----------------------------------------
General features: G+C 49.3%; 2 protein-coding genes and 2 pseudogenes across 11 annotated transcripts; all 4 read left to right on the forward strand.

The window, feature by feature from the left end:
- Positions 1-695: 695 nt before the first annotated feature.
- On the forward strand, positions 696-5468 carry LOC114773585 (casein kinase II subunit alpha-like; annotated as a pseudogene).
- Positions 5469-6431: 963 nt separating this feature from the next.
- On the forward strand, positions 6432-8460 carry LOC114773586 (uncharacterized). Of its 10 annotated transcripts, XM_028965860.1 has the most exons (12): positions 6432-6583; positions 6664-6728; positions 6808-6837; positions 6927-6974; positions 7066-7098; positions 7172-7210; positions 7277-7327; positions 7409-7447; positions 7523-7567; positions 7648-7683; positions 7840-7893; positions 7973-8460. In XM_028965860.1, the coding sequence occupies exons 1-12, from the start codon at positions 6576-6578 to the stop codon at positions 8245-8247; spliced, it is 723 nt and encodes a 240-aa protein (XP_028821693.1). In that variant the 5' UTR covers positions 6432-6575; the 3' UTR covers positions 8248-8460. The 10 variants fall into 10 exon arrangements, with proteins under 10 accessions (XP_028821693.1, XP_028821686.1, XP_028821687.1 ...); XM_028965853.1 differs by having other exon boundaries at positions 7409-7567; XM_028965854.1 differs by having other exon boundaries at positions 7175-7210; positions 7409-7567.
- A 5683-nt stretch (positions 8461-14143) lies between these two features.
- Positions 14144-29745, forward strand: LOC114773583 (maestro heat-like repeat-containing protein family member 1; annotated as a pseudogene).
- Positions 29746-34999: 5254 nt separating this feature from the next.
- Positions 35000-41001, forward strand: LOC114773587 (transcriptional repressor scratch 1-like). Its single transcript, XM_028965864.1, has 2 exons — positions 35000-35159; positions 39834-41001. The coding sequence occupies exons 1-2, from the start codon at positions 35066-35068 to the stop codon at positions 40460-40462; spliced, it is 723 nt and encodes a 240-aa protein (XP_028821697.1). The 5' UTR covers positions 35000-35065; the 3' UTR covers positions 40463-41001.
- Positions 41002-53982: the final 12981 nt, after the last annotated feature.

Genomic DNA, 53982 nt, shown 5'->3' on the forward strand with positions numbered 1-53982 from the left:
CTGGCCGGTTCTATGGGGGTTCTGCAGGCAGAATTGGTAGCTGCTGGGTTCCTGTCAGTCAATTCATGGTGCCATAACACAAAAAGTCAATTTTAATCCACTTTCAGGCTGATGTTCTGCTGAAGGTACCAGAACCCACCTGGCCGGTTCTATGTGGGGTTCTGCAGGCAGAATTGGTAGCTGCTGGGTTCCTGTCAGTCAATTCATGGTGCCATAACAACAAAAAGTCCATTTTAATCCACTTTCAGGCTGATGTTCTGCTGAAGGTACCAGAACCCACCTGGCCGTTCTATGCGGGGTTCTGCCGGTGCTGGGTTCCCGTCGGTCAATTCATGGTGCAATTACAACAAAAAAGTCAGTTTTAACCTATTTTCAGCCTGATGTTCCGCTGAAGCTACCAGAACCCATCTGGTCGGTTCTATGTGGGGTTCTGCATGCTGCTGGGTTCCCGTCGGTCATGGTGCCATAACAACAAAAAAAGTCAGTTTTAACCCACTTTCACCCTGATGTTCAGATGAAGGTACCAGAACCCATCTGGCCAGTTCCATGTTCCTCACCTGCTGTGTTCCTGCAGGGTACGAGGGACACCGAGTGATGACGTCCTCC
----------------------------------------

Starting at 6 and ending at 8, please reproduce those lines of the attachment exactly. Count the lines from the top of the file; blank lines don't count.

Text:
- On the forward strand, positions 6432-8460 carry LOC114773586 (uncharacterized). Of its 10 annotated transcripts, XM_028965860.1 has the most exons (12): positions 6432-6583; positions 6664-6728; positions 6808-6837; positions 6927-6974; positions 7066-7098; positions 7172-7210; positions 7277-7327; positions 7409-7447; positions 7523-7567; positions 7648-7683; positions 7840-7893; positions 7973-8460. In XM_028965860.1, the coding sequence occupies exons 1-12, from the start codon at positions 6576-6578 to the stop codon at positions 8245-8247; spliced, it is 723 nt and encodes a 240-aa protein (XP_028821693.1). In that variant the 5' UTR covers positions 6432-6575; the 3' UTR covers positions 8248-8460. The 10 variants fall into 10 exon arrangements, with proteins under 10 accessions (XP_028821693.1, XP_028821686.1, XP_028821687.1 ...); XM_028965853.1 differs by having other exon boundaries at positions 7409-7567; XM_028965854.1 differs by having other exon boundaries at positions 7175-7210; positions 7409-7567.
- A 5683-nt stretch (positions 8461-14143) lies between these two features.
- Positions 14144-29745, forward strand: LOC114773583 (maestro heat-like repeat-containing protein family member 1; annotated as a pseudogene).